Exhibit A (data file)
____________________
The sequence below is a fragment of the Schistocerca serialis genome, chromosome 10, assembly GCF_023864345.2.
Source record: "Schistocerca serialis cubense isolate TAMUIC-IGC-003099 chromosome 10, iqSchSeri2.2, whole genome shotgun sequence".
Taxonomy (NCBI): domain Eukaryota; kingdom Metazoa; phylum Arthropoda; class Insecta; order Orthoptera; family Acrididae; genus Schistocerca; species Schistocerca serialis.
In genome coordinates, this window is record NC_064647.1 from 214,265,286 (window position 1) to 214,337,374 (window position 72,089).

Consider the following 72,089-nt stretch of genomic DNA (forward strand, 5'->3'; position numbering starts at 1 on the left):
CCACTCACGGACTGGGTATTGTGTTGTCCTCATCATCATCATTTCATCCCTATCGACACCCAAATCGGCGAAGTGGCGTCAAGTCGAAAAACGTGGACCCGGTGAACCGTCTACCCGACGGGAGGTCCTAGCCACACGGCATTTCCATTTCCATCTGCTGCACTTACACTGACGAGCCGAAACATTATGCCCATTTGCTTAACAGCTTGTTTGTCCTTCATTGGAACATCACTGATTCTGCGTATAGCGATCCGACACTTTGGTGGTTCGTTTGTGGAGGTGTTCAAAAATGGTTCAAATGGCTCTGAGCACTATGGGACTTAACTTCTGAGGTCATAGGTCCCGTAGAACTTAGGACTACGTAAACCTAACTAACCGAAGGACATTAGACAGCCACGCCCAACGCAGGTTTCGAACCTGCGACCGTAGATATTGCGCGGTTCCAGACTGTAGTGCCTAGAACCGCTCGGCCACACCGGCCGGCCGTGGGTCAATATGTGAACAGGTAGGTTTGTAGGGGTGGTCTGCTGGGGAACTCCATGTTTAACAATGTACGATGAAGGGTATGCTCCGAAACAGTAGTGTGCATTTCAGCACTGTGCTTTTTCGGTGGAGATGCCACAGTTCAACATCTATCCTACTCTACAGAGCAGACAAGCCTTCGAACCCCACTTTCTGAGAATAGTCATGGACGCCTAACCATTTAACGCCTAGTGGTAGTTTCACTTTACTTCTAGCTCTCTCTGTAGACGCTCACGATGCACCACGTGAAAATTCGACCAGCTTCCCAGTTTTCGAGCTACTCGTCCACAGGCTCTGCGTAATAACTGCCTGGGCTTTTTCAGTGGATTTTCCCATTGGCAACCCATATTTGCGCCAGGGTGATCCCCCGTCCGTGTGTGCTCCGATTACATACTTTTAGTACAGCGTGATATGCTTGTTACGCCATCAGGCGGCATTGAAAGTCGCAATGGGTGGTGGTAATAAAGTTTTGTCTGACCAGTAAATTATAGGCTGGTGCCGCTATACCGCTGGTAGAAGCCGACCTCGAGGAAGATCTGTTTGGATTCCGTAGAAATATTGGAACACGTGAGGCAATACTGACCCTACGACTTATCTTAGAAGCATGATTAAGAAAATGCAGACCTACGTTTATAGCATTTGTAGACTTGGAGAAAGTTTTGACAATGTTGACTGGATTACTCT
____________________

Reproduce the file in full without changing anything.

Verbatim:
The sequence below is a fragment of the Schistocerca serialis genome, chromosome 10, assembly GCF_023864345.2.
Source record: "Schistocerca serialis cubense isolate TAMUIC-IGC-003099 chromosome 10, iqSchSeri2.2, whole genome shotgun sequence".
Taxonomy (NCBI): domain Eukaryota; kingdom Metazoa; phylum Arthropoda; class Insecta; order Orthoptera; family Acrididae; genus Schistocerca; species Schistocerca serialis.
In genome coordinates, this window is record NC_064647.1 from 214,265,286 (window position 1) to 214,337,374 (window position 72,089).

Consider the following 72,089-nt stretch of genomic DNA (forward strand, 5'->3'; position numbering starts at 1 on the left):
CCACTCACGGACTGGGTATTGTGTTGTCCTCATCATCATCATTTCATCCCTATCGACACCCAAATCGGCGAAGTGGCGTCAAGTCGAAAAACGTGGACCCGGTGAACCGTCTACCCGACGGGAGGTCCTAGCCACACGGCATTTCCATTTCCATCTGCTGCACTTACACTGACGAGCCGAAACATTATGCCCATTTGCTTAACAGCTTGTTTGTCCTTCATTGGAACATCACTGATTCTGCGTATAGCGATCCGACACTTTGGTGGTTCGTTTGTGGAGGTGTTCAAAAATGGTTCAAATGGCTCTGAGCACTATGGGACTTAACTTCTGAGGTCATAGGTCCCGTAGAACTTAGGACTACGTAAACCTAACTAACCGAAGGACATTAGACAGCCACGCCCAACGCAGGTTTCGAACCTGCGACCGTAGATATTGCGCGGTTCCAGACTGTAGTGCCTAGAACCGCTCGGCCACACCGGCCGGCCGTGGGTCAATATGTGAACAGGTAGGTTTGTAGGGGTGGTCTGCTGGGGAACTCCATGTTTAACAATGTACGATGAAGGGTATGCTCCGAAACAGTAGTGTGCATTTCAGCACTGTGCTTTTTCGGTGGAGATGCCACAGTTCAACATCTATCCTACTCTACAGAGCAGACAAGCCTTCGAACCCCACTTTCTGAGAATAGTCATGGACGCCTAACCATTTAACGCCTAGTGGTAGTTTCACTTTACTTCTAGCTCTCTCTGTAGACGCTCACGATGCACCACGTGAAAATTCGACCAGCTTCCCAGTTTTCGAGCTACTCGTCCACAGGCTCTGCGTAATAACTGCCTGGGCTTTTTCAGTGGATTTTCCCATTGGCAACCCATATTTGCGCCAGGGTGATCCCCCGTCCGTGTGTGCTCCGATTACATACTTTTAGTACAGCGTGATATGCTTGTTACGCCATCAGGCGGCATTGAAAGTCGCAATGGGTGGTGGTAATAAAGTTTTGTCTGACCAGTAAATTATAGGCTGGTGCCGCTATACCGCTGGTAGAAGCCGACCTCGAGGAAGATCTGTTTGGATTCCGTAGAAATATTGGAACACGTGAGGCAATACTGACCCTACGACTTATCTTAGAAGCATGATTAAGAAAATGCAGACCTACGTTTATAGCATTTGTAGACTTGGAGAAAGTTTTGACAATGTTGACTGGATTACTCT